ByNicholas Staniforth, writer at
Spewing film-related flim-flam and poppycock when necessary. Follow me @nickstaniforth
Nicholas Staniforth

Plenty of great minds have made it clear that artificial intelligence might not be the best way to go. Stephen Hawking, Elon Musk and James Cameron all plead the case that the world would go to hell in a hardwired handbasket and that to tinker with advanced machinery, to quote Elon Musk - 'would be summoning the demons' - and probably Skynet. Now in steps Alex Garland; long time writer, first time director and his daunting Ex Machina, who backs up the case in a simple and very unsettling sci-fi.

The Beach and 28 Days Later scribe pits two soon-to-be star warring talents in a matter of man and fascinating machine. Domhnall Gleeson is Caleb, the coder with the golden ticket sent to meet Nathan (Oscar Isaac), his boss and head of a supereme search engine. A merging of Willy Wonka and Count Dracula, Isaac's tech titan is an intriguing recluse, tucked away in a mountain infested vista. Of course much like the chocolate maker and the claret loving loner, Nathan is doing more than he's letting on, something that our low-level desk jockey is slow to cotton on to. The curtain gets slightly pulled back on the first day when Caleb meets Ava, Nathan's highly advanced AI who will change the world. From here the most advanced Turing test begins, that could see mankind's greatest achievement being unveiled and Caleb losing his own sanity and questioning his humanity as a result.

Here is where the cogs begin to turn and wires are crossed and cut between Isaac, Gleeson and the puzzle with a personality (or not?), Alicia Vikander. The former pair work wonderfully together, moving the cerebral chess around the board. Nathan clearly thinks he's set the game up for his guest, but Caleb is no basement-dwelling IT man, soon finding himself siding with the other housemate who is truly a sight to behold.

You hear Ava before you see her, as a whirring fills the theatre like someone just switched on a hard-working laptop. Then Vikander appears and brings an impressive performance with her. An artificial intelligence wielding an almost angelic presence, Vikander echoes Blade Runner's Sean Young - a ghost in the machine if you will. Displaying an innocence that could be artificial in itself, seeing this fresh-faced woman put together by neon-lit bits and pieces is a subtle and effective visual that works in every way. It's also the hardest hurdle that Garland manages to leap over effortlessly in his directorial debut, and why wouldn't he? Having already handled various futuristic elements in the likes of 28 Days Later and Dredd, here Garland expands his capabilities as a storyteller.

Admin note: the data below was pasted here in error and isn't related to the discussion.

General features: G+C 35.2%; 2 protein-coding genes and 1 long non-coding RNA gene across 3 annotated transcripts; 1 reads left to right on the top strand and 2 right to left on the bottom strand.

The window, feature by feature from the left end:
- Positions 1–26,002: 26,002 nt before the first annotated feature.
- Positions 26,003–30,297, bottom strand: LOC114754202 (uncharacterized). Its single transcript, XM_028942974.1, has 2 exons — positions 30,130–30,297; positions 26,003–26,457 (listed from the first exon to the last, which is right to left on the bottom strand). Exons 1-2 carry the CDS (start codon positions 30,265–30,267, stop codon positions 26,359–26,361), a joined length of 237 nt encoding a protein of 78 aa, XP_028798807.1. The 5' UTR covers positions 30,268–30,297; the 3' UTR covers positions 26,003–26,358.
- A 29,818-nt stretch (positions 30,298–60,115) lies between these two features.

Confining Ex Machina to a few impressively lit walls with only four characters to inhabiting it, we're given the chance to focus more on the thought-provoking questions that are asked and the rather worrying answers it reaches. Admittedly, Ava isn't the scene stealing character she could be, rather the catalyst that creates the interesting disussions between Nathan and Caleb. It questions the uncertain future that lies ahead with man and machine and allows the film to explore what it is to be human, something that many sci-fi's tread over but only few succeed as well as this. Great performances all round (particularly Gleeson and Isaac), it also puts Garland on a career path that we really hope he stays on.

Against some of the major league sci-fi movie makers, Garland has entered with a small scale but equally effective tale. Polished and pristine in its look and thought-provoking in its storytelling, Ex Machina is a strong sign of a writer that should've jumped in the directors chair long ago. Also, rest assured for Episode VII as by the looks of things, the force is strong with these two.


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